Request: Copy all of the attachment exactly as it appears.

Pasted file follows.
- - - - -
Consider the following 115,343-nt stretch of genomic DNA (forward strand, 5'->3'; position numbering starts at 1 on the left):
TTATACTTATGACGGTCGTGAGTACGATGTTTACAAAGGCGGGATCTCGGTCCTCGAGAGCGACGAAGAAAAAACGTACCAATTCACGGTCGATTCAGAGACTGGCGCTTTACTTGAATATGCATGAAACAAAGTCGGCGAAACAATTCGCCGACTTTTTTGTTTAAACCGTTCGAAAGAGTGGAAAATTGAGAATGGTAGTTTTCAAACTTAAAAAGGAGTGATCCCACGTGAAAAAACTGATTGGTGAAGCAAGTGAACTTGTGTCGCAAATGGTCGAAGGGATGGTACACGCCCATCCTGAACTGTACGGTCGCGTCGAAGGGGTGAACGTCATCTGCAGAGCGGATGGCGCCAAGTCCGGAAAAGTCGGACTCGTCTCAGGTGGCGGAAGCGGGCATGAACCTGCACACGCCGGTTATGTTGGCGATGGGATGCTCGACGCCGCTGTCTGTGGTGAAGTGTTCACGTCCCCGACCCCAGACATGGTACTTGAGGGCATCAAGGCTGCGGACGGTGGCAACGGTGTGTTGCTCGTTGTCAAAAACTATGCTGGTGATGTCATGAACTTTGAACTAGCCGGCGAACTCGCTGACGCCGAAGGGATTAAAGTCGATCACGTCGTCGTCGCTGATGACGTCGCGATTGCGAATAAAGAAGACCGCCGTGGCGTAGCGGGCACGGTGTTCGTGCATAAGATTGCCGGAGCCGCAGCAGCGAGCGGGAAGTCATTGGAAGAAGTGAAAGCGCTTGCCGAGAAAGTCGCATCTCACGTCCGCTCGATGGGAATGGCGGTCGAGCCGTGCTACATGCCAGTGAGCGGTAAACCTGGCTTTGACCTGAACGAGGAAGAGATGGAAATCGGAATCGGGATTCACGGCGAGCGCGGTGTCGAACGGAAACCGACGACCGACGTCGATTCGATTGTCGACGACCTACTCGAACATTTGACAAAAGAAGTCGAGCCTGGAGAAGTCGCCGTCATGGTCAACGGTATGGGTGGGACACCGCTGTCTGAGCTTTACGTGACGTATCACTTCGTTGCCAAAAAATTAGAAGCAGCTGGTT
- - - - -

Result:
Consider the following 115,343-nt stretch of genomic DNA (forward strand, 5'->3'; position numbering starts at 1 on the left):
TTATACTTATGACGGTCGTGAGTACGATGTTTACAAAGGCGGGATCTCGGTCCTCGAGAGCGACGAAGAAAAAACGTACCAATTCACGGTCGATTCAGAGACTGGCGCTTTACTTGAATATGCATGAAACAAAGTCGGCGAAACAATTCGCCGACTTTTTTGTTTAAACCGTTCGAAAGAGTGGAAAATTGAGAATGGTAGTTTTCAAACTTAAAAAGGAGTGATCCCACGTGAAAAAACTGATTGGTGAAGCAAGTGAACTTGTGTCGCAAATGGTCGAAGGGATGGTACACGCCCATCCTGAACTGTACGGTCGCGTCGAAGGGGTGAACGTCATCTGCAGAGCGGATGGCGCCAAGTCCGGAAAAGTCGGACTCGTCTCAGGTGGCGGAAGCGGGCATGAACCTGCACACGCCGGTTATGTTGGCGATGGGATGCTCGACGCCGCTGTCTGTGGTGAAGTGTTCACGTCCCCGACCCCAGACATGGTACTTGAGGGCATCAAGGCTGCGGACGGTGGCAACGGTGTGTTGCTCGTTGTCAAAAACTATGCTGGTGATGTCATGAACTTTGAACTAGCCGGCGAACTCGCTGACGCCGAAGGGATTAAAGTCGATCACGTCGTCGTCGCTGATGACGTCGCGATTGCGAATAAAGAAGACCGCCGTGGCGTAGCGGGCACGGTGTTCGTGCATAAGATTGCCGGAGCCGCAGCAGCGAGCGGGAAGTCATTGGAAGAAGTGAAAGCGCTTGCCGAGAAAGTCGCATCTCACGTCCGCTCGATGGGAATGGCGGTCGAGCCGTGCTACATGCCAGTGAGCGGTAAACCTGGCTTTGACCTGAACGAGGAAGAGATGGAAATCGGAATCGGGATTCACGGCGAGCGCGGTGTCGAACGGAAACCGACGACCGACGTCGATTCGATTGTCGACGACCTACTCGAACATTTGACAAAAGAAGTCGAGCCTGGAGAAGTCGCCGTCATGGTCAACGGTATGGGTGGGACACCGCTGTCTGAGCTTTACGTGACGTATCACTTCGTTGCCAAAAAATTAGAAGCAGCTGGTT